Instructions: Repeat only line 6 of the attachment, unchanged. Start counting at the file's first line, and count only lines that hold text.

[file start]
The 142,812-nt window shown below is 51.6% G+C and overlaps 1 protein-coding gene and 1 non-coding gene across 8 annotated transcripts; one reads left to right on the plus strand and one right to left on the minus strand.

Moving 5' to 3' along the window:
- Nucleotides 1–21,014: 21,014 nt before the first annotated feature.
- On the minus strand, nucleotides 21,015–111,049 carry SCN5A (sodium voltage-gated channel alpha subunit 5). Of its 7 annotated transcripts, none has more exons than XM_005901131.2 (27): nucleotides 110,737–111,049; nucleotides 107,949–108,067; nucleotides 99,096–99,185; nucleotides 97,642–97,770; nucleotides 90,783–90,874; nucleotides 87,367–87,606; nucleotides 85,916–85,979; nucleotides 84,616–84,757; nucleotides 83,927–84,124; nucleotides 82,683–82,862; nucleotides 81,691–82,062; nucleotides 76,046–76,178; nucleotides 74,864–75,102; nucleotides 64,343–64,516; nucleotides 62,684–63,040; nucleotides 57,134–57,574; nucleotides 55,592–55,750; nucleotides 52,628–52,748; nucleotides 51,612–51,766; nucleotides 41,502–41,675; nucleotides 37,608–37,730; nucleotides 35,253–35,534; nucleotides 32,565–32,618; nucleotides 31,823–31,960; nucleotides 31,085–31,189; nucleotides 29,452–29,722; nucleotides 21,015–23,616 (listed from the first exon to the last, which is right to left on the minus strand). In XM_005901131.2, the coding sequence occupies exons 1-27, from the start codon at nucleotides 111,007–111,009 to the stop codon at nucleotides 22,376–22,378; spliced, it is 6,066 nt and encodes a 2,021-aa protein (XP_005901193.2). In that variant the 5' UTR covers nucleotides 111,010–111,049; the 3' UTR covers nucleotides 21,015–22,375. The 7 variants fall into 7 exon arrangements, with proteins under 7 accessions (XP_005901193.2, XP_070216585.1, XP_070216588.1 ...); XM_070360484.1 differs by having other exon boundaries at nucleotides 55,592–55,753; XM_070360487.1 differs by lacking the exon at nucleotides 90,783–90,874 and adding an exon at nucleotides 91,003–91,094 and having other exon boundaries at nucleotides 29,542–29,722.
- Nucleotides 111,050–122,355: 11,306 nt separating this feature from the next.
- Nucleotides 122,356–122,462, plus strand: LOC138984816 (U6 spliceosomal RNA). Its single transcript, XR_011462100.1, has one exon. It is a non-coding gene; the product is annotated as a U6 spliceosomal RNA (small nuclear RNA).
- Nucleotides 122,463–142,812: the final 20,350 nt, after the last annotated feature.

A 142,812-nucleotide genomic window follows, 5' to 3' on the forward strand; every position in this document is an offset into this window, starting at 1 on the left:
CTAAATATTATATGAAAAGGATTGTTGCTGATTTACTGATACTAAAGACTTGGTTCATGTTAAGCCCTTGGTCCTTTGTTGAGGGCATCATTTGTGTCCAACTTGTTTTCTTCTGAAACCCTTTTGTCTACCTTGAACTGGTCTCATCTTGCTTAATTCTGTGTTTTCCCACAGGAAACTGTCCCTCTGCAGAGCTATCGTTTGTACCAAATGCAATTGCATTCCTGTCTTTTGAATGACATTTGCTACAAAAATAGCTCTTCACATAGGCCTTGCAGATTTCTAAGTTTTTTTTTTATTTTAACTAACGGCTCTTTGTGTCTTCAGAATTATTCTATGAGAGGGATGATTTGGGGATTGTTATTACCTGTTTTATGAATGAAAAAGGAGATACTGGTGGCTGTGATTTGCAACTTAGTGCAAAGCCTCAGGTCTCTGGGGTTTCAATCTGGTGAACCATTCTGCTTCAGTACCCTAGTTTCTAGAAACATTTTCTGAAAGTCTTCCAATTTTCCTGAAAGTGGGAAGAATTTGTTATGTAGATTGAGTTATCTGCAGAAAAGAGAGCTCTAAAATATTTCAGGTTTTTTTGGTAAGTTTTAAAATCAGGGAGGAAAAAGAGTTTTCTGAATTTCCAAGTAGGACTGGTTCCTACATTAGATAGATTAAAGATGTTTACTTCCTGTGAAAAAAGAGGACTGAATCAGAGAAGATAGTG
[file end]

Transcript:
- Nucleotides 122,356–122,462, plus strand: LOC138984816 (U6 spliceosomal RNA). Its single transcript, XR_011462100.1, has one exon. It is a non-coding gene; the product is annotated as a U6 spliceosomal RNA (small nuclear RNA).